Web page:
Parents of infants who died during admission normally reviewed the recordings during the follow-up meeting for parents of deceased infants. During this meeting, parents and the primary neonatal care provider reflect on the infant’s stay at our NICU and the period after. Once, parents requested to review the recording of their infant on the estimated date of delivery, as they considered reviewing the first minutes of their infant’s life as a ritual to commemorate their infant.

Discussion

At our centre, we consider reviewing recordings of neonatal resuscitation with parents as standard care, and parents may request screenshots or a copy of these recordings. However, concerns about sharing recordings of neonatal resuscitation with parents, for instance, because of medicolegal consequences, are also reported.18 Our study explored parental experiences with reviewing the recording of the resuscitation of their very or extremely preterm infant. Parents reported many positive experiences, with special emphasis on the value for getting hold of the start of their infant’s life and coping with the trauma of neonatal resuscitation. Reviewing recordings of neonatal resuscitation frequently resulted in appreciation for the child, the father and the medical team. Timing and set-up of the review contributed to positive experiences. Parents considered screenshots or copies of the recording of their infant as valuable keepsakes of their NICU story. These positive parental experiences may reduce concerns about sharing recordings of neonatal resuscitation with parents.

Premature childbirth is recognised as a traumatic experience for parents, and various studies investigated interventions to help parents cope with this trauma.19 20 In our study, many parents reported considering the resuscitation of their infant as traumatic, with some fathers reporting being present during the resuscitation as a traumatic experience, and many mothers considering not knowing what had happened with their infant directly after birth as traumatic. Parents reported that reviewing the recording of the resuscitation helped them to cope with these traumas. This may be because parents are exposed to a trauma-related cue, that is, the resuscitation of their infant, in absence of danger, which is one of the most empirically validated treatments for post-traumatic stress disorder.21 Knowing the outcome of the resuscitation, with their infant being relatively stable, parents are exposed to the full story of the resuscitation of their infant. As parents are accompanied by their primary neonatal care provider during the review, parents receive appropriate medical information about their infant. This was also reported to reduce mental stress of parents.22 23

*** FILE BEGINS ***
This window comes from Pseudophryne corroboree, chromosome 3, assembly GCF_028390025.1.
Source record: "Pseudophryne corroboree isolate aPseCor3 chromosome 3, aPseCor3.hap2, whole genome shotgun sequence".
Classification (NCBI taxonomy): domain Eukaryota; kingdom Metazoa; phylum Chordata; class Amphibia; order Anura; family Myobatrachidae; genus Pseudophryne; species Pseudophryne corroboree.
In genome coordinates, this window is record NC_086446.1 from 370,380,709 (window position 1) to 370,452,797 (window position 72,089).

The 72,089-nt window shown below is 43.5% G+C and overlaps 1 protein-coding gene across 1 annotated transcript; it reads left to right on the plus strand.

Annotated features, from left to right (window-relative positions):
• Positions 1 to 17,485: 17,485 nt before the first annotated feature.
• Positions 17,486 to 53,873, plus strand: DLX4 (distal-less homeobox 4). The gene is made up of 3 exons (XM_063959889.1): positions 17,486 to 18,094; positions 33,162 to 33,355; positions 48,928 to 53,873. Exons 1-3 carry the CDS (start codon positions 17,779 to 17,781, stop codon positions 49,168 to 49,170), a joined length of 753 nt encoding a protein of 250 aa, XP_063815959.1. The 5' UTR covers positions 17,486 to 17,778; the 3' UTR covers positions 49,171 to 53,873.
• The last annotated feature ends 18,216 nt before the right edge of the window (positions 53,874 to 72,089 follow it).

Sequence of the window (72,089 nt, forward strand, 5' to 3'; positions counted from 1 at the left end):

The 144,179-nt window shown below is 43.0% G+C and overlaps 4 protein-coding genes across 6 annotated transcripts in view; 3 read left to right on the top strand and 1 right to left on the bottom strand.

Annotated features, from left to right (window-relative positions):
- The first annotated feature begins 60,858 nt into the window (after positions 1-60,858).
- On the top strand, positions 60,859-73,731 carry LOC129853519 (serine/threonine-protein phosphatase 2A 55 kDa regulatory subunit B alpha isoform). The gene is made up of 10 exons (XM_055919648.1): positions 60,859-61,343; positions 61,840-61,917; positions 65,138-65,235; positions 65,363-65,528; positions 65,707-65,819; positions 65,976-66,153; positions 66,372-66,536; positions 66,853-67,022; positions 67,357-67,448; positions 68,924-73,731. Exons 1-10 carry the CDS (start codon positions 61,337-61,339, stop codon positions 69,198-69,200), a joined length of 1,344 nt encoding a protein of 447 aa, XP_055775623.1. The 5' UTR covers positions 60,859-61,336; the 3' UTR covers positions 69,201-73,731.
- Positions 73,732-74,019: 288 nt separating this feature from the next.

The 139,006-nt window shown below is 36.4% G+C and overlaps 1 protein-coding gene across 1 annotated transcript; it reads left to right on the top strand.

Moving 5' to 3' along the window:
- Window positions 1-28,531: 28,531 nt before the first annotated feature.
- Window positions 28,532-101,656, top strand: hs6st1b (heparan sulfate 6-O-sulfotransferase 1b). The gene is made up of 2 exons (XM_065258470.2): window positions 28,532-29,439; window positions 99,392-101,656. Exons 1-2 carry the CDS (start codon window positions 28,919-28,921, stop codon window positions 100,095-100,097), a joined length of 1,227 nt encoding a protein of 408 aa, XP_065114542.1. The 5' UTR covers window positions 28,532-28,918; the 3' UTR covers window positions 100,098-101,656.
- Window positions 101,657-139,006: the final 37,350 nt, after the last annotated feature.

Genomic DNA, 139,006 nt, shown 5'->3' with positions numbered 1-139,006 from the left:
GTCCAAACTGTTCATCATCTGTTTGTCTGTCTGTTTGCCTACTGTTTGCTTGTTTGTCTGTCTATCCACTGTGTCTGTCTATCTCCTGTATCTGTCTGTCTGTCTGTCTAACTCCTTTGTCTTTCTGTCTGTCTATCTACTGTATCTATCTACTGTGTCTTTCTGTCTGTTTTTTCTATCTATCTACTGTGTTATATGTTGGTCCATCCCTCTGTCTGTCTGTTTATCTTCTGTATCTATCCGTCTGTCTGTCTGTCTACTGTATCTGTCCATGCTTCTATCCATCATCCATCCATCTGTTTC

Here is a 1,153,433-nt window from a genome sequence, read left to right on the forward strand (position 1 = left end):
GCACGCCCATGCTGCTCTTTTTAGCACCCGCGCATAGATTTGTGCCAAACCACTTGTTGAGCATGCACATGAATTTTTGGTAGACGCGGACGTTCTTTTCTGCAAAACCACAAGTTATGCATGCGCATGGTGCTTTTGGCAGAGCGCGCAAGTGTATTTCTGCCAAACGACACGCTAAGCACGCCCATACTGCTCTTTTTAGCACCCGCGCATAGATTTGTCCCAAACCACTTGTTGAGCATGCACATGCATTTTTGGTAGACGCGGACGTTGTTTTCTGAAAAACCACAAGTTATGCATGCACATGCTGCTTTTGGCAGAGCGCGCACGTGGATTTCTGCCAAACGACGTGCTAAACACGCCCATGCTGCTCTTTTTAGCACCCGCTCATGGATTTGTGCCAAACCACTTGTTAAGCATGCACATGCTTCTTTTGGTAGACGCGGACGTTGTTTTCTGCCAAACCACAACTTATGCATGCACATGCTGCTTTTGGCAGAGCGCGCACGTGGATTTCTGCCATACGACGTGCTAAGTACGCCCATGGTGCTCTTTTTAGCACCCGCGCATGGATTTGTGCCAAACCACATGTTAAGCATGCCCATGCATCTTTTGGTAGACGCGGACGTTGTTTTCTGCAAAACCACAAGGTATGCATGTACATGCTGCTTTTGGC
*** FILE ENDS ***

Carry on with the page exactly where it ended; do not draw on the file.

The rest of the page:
At our NICU, partners are invited to be present during the entire neonatal resuscitation. As soon as possible, parents are talked through the interventions that are being performed. Furthermore, parents are encouraged to touch their infant as soon as the condition of the infant allows doing so. Despite these efforts to support parents during the resuscitation of their infant, some interviewed fathers considered being present during the resuscitation as traumatic. The negative impact on fathers that were present during neonatal resuscitation was also reported by Harvey and Pattison.24 In their study, various fathers reported that they wanted to talk about their feelings and experiences, but that they felt this was inappropriate. The need to talk was also reported by fathers in our study, who reported the desire to share their experiences with their partner as the main reason to review the recording. Reviewing the recordings allowed fathers to share their experiences and feelings with their partner, either during the review, or afterwards, and to reflect on their experiences with their primary neonatal care provider. When reviewing the recordings, mothers frequently appraised fathers for their role during resuscitation, thus empowering fathers in their parental role. This may as well be beneficial for fathers as earlier studies reported that fathers of preterm infants are concerned about the loss of parental roll.25 26

A major concern of parental presence during the resuscitation of their child is the lack of communication to parents.3 Providing parents with information during an emergency procedure can be complex, time-consuming and challenging, and even when medical information is provided, highly distressed parents may not be receptive to provided information.24 In our study, parents reported that due to the timing of the review, they could be more receptive to the provided information and that they highly valued the communication during the review. Parents reported appreciation of the time efforts and dedication of providers during review. Furthermore, many parents pointed out that providers seemed not stressed during the resuscitation and that they felt a lot of personal investment. Parents also reported appreciation of the openness of providers about provided care and that this openness and transparency would make them less likely to hold providers responsible for medical errors, a mechanism that is confirmed by studies about disclosing medical errors.27 As such, reviewing recordings of neonatal resuscitation with parents can be valuable for parental coping and can enhance the parent–provider relationship.